We haven't heard the last from Niki Lauda, the three-time F1 World Driving Champion who died May 20 at age 70. A heretofore unpublished interview will appear in F1 Mavericks, a book by Pete Biro and George Levy slated to appear this summer. The book covers Formula 1 racing from 1960 to 1982, an era that includes Lauda's first two world championships. Illustrated with photos by ace lensman Biro, the longtime Car and Driver West Coast editor, with text by Levy, our current advertising columnist, the book includes the Lauda interview as an afterword. The late Biro and Levy previously collaborated on the award-winning Can Am 50th Anniversary.
As the F1 community pays tribute to Lauda at this weekend's Monaco Grand Prix-a race he won twice among his 25 F1 victories-we bring you this exclusive excerpt from Levy's extended interview, conducted in early 2018 when the Austrian was still regularly attending F1 races as non-executive chairman of the Mercedes-Benz team. This excerpt from F1 Mavericks concentrates on Lauda's views about the current era. The afterword also includes much discussion of the 1970s and the subsequent 1980s turbocharged formula during which Lauda won his third title, in 1984.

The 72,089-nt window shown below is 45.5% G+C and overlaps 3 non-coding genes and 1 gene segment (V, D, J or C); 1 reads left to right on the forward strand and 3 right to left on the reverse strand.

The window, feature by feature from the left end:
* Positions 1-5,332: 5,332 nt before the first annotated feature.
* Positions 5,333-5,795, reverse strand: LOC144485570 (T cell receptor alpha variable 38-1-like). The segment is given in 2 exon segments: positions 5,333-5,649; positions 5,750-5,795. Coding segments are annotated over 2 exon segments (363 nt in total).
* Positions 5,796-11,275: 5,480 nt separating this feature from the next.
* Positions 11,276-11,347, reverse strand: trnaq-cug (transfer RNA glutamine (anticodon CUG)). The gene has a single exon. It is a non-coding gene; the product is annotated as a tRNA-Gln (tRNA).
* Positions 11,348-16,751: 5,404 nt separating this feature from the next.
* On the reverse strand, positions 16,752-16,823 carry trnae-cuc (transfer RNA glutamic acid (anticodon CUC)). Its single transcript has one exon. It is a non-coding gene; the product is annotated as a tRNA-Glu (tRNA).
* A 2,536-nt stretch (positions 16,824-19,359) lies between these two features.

Are the drivers today the same types of people they were in your day?
They are the same types of people because they all have to drive these cars quick. The difference is, from the character and personality point of view, they are not the same at all. There are some, like Lewis [Hamilton], like [Max] Verstappen in a way, like [Sebastian] Vettel if he gets upset and aggressive, Kimi [Räikkönen] because he does not talk, [Valtteri] Bottas [also] does not talk, but the rest you can forget. You will not remember any of these guys. Oh, they might know them because you people outside push it, but not because they are gladiators anymore. This is the catch. Because in my time or earlier it was more dangerous. People had different characters. Everybody had to overcome fear. Everybody had to be a different personality from this [condition]. Today all this is not asked anymore. They don’t need it.